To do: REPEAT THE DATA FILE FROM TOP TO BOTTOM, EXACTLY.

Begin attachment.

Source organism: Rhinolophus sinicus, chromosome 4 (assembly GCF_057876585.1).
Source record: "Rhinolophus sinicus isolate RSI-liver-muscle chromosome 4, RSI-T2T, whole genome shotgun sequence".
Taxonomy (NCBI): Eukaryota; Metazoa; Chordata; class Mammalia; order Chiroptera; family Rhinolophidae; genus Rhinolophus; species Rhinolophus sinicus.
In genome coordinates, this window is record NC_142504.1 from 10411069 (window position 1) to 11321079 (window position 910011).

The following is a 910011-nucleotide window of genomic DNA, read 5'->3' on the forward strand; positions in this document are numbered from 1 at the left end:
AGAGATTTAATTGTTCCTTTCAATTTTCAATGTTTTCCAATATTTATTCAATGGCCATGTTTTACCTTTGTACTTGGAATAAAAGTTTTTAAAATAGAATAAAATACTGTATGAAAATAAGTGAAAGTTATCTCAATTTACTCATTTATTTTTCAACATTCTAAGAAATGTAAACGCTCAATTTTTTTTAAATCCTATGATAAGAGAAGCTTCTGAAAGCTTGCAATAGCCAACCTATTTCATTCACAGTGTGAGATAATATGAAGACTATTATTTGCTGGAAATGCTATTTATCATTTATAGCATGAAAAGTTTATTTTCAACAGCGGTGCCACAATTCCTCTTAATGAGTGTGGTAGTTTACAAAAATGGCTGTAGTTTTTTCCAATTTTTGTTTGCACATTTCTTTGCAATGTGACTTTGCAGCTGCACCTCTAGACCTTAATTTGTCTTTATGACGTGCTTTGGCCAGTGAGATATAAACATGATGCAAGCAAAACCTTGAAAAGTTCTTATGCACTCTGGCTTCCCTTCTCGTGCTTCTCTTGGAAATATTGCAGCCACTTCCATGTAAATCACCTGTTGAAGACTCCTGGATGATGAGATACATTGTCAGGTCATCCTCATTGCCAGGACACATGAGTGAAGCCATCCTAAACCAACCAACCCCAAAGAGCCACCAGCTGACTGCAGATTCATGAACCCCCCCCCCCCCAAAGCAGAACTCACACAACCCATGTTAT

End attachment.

Source organism: Rhinolophus sinicus, chromosome 4 (assembly GCF_057876585.1).
Source record: "Rhinolophus sinicus isolate RSI-liver-muscle chromosome 4, RSI-T2T, whole genome shotgun sequence".
Taxonomy (NCBI): Eukaryota; Metazoa; Chordata; class Mammalia; order Chiroptera; family Rhinolophidae; genus Rhinolophus; species Rhinolophus sinicus.
In genome coordinates, this window is record NC_142504.1 from 10411069 (window position 1) to 11321079 (window position 910011).

The following is a 910011-nucleotide window of genomic DNA, read 5'->3' on the forward strand; positions in this document are numbered from 1 at the left end:
AGAGATTTAATTGTTCCTTTCAATTTTCAATGTTTTCCAATATTTATTCAATGGCCATGTTTTACCTTTGTACTTGGAATAAAAGTTTTTAAAATAGAATAAAATACTGTATGAAAATAAGTGAAAGTTATCTCAATTTACTCATTTATTTTTCAACATTCTAAGAAATGTAAACGCTCAATTTTTTTTAAATCCTATGATAAGAGAAGCTTCTGAAAGCTTGCAATAGCCAACCTATTTCATTCACAGTGTGAGATAATATGAAGACTATTATTTGCTGGAAATGCTATTTATCATTTATAGCATGAAAAGTTTATTTTCAACAGCGGTGCCACAATTCCTCTTAATGAGTGTGGTAGTTTACAAAAATGGCTGTAGTTTTTTCCAATTTTTGTTTGCACATTTCTTTGCAATGTGACTTTGCAGCTGCACCTCTAGACCTTAATTTGTCTTTATGACGTGCTTTGGCCAGTGAGATATAAACATGATGCAAGCAAAACCTTGAAAAGTTCTTATGCACTCTGGCTTCCCTTCTCGTGCTTCTCTTGGAAATATTGCAGCCACTTCCATGTAAATCACCTGTTGAAGACTCCTGGATGATGAGATACATTGTCAGGTCATCCTCATTGCCAGGACACATGAGTGAAGCCATCCTAAACCAACCAACCCCAAAGAGCCACCAGCTGACTGCAGATTCATGAACCCCCCCCCCCCCAAAGCAGAACTCACACAACCCATGTTAT